Newport's material is very popular with road-building firms in East Tennessee because its surface aggregate for asphalt is a non-reactive and non-polishing material, stays porous and prevents skidding.

"Because it will not polish, there is no slipping if used in asphalt," he said. "That is why we use sand with it."

Newport Mines, Processes, Stores Its Stone All in One Place

Around six years ago, Beretta said, he realized that the company had a tremendous amount of oversize stone that it had collected over the years, leading him to purchase a portable primary jaw and a screen.

"We had retained all of our other crushing equipment from the early days, so we started crushing our excess and selling it for landscaping and as regular driveway rock," he said. "Now, the biggest part of our market is the landscaping industry."

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While Beretta estimates that about 20 percent of Newport's operation is selling its natural sand to contractors for asphalt and concrete applications, the vast majority of his business — roughly 80 percent — is devoted to supplying product to landscaping and hardscaping professionals and homeowners looking to create design elements at a business or a home that incorporate rocks, bricks, pavers, stone and/or concrete.

After the company extracts the aggregate from the Pigeon River basin, it then screens and sizes most of its products using regular three-deck wash screens, he said.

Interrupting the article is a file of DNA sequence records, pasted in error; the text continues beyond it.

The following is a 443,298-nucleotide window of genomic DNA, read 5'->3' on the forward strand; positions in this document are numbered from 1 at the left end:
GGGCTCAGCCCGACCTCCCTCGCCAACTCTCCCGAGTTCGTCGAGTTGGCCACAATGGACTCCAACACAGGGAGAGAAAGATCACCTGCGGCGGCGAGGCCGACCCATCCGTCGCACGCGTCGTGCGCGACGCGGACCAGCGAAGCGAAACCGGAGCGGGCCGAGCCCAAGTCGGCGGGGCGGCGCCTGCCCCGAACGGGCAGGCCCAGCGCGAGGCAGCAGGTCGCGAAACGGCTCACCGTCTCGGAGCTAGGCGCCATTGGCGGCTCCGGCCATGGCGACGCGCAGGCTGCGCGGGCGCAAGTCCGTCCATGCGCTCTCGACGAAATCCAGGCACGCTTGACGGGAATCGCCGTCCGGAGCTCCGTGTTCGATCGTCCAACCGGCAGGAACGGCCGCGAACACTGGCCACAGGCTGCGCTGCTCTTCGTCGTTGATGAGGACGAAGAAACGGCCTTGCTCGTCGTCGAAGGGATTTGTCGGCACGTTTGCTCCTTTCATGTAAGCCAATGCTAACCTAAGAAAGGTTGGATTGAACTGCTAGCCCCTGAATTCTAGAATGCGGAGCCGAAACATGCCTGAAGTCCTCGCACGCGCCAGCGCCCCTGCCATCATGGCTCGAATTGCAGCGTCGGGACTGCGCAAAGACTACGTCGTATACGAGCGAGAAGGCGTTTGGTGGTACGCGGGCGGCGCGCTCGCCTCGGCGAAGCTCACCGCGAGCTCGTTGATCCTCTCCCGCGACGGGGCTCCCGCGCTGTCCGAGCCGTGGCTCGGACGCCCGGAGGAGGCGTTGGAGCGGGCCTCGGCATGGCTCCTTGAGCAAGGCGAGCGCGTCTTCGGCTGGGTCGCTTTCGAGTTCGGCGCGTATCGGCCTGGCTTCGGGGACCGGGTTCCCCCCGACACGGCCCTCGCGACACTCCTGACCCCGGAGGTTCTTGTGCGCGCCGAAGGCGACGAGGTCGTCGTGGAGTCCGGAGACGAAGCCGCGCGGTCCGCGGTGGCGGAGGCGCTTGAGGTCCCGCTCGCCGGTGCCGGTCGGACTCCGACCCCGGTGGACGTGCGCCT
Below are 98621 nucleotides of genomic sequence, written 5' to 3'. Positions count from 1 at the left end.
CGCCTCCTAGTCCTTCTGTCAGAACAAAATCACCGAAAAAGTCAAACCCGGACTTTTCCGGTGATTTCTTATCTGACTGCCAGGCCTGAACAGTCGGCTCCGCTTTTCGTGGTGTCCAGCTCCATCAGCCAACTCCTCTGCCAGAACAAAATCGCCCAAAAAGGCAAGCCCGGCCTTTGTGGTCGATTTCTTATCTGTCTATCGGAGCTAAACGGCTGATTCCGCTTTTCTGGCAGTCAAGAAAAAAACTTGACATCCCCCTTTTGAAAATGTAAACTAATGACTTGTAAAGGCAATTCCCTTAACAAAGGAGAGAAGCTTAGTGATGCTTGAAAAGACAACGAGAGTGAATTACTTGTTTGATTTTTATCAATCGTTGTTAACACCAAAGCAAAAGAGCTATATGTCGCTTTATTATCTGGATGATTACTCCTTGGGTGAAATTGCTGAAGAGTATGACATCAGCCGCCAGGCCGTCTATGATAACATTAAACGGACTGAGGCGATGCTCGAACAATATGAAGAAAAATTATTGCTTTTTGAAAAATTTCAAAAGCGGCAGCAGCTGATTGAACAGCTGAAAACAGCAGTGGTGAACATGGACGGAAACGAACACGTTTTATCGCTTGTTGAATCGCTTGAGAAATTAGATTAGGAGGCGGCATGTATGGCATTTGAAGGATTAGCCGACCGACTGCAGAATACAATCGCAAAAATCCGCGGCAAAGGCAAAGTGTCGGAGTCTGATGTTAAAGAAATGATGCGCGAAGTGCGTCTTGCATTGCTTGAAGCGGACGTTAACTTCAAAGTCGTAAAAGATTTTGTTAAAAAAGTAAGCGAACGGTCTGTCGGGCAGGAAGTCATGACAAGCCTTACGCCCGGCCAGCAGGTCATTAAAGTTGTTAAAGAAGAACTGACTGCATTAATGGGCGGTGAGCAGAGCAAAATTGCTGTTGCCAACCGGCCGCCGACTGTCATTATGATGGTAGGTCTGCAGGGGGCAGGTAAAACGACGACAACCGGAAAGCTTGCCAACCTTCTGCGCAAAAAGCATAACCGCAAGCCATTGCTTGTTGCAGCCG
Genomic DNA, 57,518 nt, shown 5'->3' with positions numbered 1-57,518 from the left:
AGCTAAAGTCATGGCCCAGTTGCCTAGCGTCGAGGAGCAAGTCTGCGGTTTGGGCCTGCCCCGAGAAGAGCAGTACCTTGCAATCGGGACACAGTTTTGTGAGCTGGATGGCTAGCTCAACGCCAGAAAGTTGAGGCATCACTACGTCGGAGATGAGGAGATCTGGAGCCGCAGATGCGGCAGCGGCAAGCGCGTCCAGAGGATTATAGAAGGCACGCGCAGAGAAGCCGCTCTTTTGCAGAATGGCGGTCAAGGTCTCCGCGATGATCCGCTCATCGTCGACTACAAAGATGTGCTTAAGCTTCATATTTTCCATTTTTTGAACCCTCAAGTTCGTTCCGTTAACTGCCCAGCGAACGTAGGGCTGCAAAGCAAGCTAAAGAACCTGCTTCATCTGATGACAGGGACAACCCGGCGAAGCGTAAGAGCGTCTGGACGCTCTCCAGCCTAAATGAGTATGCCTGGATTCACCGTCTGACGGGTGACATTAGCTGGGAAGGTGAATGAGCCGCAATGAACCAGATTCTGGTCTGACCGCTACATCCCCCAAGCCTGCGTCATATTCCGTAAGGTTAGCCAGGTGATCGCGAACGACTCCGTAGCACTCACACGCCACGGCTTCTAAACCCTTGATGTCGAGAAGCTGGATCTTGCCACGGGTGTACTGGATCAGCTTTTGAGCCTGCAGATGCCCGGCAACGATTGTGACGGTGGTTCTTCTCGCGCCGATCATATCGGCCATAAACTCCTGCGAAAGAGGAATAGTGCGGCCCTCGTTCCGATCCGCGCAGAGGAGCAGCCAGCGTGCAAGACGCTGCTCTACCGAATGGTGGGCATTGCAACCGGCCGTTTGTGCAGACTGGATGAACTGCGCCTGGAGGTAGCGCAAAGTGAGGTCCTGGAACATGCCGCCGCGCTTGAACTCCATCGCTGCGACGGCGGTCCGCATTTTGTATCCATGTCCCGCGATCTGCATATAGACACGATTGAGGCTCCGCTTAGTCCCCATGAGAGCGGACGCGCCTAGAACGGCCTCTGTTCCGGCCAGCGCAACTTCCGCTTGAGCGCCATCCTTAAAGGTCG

When asked if the process is very laborious, Beretta said that "two of our product sizes are a bit labor intensive because a small percentage is now hand stacked, due to customer requests."

Primarily, though, the materials are mechanically put into wire baskets, which are then stacked or arranged onto pallets in Newport's yard for convenient, high-volume storage or bulk transport.

"Of course, we make up the wire baskets ourselves," Beretta said. "The wire comes to us in bulk rolls, and we cut and form the wire tubes. Following that, we fill the baskets with materials using a hopper/feeder."

Joe Beretta added that for those Newport customers wanting to pick up their stone themselves, like a retail landscape yard or a homeowner, "it is easier for them to have materials stacked on a pallet because they can load it onto their truck rather than having it dumped in their yard."

As Newport Sand and Gravel's fleet operations chief, the younger Beretta enjoys a close relationship with the experts at the Knoxville branch of ASCENDUM Machinery to not only select the right equipment for the aggregates supplier but enlist their help if mechanical issues arise.